You also have to give him credit for the small things that go unnoticed.
In that play, his diagonal movement into the channel actually frees up a bit of space for Fabian Herbers to move the ball forward.
You see a moment of hesitation there, with Nick Hagglund and Drew Moor backpedalling while trying to figure out who should go with Sapong and who should step to Herbers. Michael Bradley is trying to cut the angle while wingback Justin Morrow has to honor Alejandro Bedoya's movement on the right.
When the center backs do hold their line, Sapong adjusts, hiding on the shoulder and detaching at the last minute. He takes a touch around the goalkeeper for an easy finish.
Beyond all of that, scoring goals might not even be C.J.'s main role on this team. That's a funky way to describe a lone striker, but it's true.
The elevated production has not come at the cost of his hold-up and center forward duties. Sapong has suffered 65 fouls this year, which puts him in a league-wide third place tie. Among those top ten goal scorers, he's the outright leader, eating 26 more fouls than second place Villa.
The takeaway there is that he's scoring goals while still getting clobbered and earning free kicks for his team.
According to whoscored.com, Sapong is also top-five in aerials won per game (3) and top-ten in overall player ratings (7.33). Aggregate scoring on that website also lists Sapong in the top-ten for "Man of the Match" performances in 2017.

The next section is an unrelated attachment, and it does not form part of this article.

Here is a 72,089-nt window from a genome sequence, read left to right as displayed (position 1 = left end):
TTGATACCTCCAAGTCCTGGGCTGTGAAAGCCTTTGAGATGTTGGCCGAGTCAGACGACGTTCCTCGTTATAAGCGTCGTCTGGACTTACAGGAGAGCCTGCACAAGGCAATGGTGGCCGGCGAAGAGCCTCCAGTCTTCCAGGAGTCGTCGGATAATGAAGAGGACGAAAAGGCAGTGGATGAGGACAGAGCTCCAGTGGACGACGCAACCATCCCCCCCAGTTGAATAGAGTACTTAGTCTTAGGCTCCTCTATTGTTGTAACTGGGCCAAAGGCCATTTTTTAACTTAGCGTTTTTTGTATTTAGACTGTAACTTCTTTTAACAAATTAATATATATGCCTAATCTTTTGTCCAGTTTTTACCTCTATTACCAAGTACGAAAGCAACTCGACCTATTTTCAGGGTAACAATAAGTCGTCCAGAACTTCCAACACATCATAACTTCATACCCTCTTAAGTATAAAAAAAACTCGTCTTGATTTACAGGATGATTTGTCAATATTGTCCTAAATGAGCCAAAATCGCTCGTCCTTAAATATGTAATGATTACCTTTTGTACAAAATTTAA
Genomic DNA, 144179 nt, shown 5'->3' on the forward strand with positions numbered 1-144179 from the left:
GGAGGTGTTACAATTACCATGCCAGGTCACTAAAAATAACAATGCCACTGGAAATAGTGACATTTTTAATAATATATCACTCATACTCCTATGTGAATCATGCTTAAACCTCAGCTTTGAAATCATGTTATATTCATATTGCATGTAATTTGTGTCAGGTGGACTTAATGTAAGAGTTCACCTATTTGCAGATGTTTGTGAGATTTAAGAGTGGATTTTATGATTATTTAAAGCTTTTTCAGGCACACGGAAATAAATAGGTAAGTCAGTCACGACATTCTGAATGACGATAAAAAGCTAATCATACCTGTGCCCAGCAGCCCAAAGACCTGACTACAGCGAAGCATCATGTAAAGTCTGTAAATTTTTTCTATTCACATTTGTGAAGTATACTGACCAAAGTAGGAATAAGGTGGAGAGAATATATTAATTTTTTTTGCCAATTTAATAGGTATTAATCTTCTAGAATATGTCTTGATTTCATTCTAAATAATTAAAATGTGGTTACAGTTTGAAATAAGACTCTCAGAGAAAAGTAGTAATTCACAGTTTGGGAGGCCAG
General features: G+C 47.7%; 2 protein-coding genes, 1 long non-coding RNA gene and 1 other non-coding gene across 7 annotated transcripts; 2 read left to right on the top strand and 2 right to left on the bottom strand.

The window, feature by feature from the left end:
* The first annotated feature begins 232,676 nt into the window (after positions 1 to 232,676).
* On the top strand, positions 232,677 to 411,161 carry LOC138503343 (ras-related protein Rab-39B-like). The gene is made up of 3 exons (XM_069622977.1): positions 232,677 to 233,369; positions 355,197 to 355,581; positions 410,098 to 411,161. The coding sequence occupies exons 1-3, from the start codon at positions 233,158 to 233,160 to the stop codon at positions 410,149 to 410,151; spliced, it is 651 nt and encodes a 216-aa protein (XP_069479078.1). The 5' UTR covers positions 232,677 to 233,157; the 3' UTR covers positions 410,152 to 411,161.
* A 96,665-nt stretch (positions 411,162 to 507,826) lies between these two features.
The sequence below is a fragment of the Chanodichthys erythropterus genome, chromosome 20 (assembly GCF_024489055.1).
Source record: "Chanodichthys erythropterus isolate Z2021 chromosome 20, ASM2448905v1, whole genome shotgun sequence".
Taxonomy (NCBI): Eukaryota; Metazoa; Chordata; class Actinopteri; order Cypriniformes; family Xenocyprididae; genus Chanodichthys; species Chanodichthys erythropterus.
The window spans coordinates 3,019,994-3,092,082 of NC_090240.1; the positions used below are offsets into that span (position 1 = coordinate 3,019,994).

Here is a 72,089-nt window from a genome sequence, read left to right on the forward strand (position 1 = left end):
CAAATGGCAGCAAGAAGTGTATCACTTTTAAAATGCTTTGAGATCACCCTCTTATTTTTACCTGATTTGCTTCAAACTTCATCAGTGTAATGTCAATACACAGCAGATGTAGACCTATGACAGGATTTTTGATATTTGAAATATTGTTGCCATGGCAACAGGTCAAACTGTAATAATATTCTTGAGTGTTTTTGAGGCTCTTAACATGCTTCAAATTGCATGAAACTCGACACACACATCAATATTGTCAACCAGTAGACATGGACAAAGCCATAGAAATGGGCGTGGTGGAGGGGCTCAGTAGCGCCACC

Another thing to consider is that Sapong plays in one of the league's most defensive systems. Union wingers are asked to do a lot in the two-way game. They aren't slashing behind opponents with regularity. Giliano Wijnaldum and Ray Gaddis rarely get into crossing positions. The team has also been lacking in production from the #10 position, which hurts Sapong's output. How many goals could he score in front of Victor Vazquez or Alex?
We'll probably never know, unless Ilsinho keeps doing what he did this past weekend.
There was a guy named Shaun Goater who scored 103 goals for Manchester City, none of which were long-distance bangers or highlight-reel candidates.
But they counted just the same, and fans came up with a slogan for the Bermuda forward:
Feed the goat and he will score!
History is full of guys like that, strikers who gobble up scraps or tap home from close range or pounce on defensive mistakes. Others might be caught offside nine times in a row, only to be flush with the line on the tenth try. Di Vaio scored 20 goals while being whistled off 78 times in 2013. Sir Alex Ferguson famously said that Inzaghi was "born offside."
And think about how many players have made a living out of "right place, right time."
Ruud Van Nistelrooy was lethal inside the box, but rarely, if ever, did he score outside of it. Javier Hernandez attacks, poaches, and finishes among the best. Ally McCoist probably scored more than 250 close-range goals for Rangers. Chris Wondolowski has done similar things in Major League Soccer.
So it shouldn't really matter how they go in for C.J. Sapong. With the work he puts into his other responsibilities, tap-ins and penalties should be a reward for getting roughed up every game in an attempt to make the rest of his teammates successful.
Follow Kevin on Twitter: @Kevin_Kinkead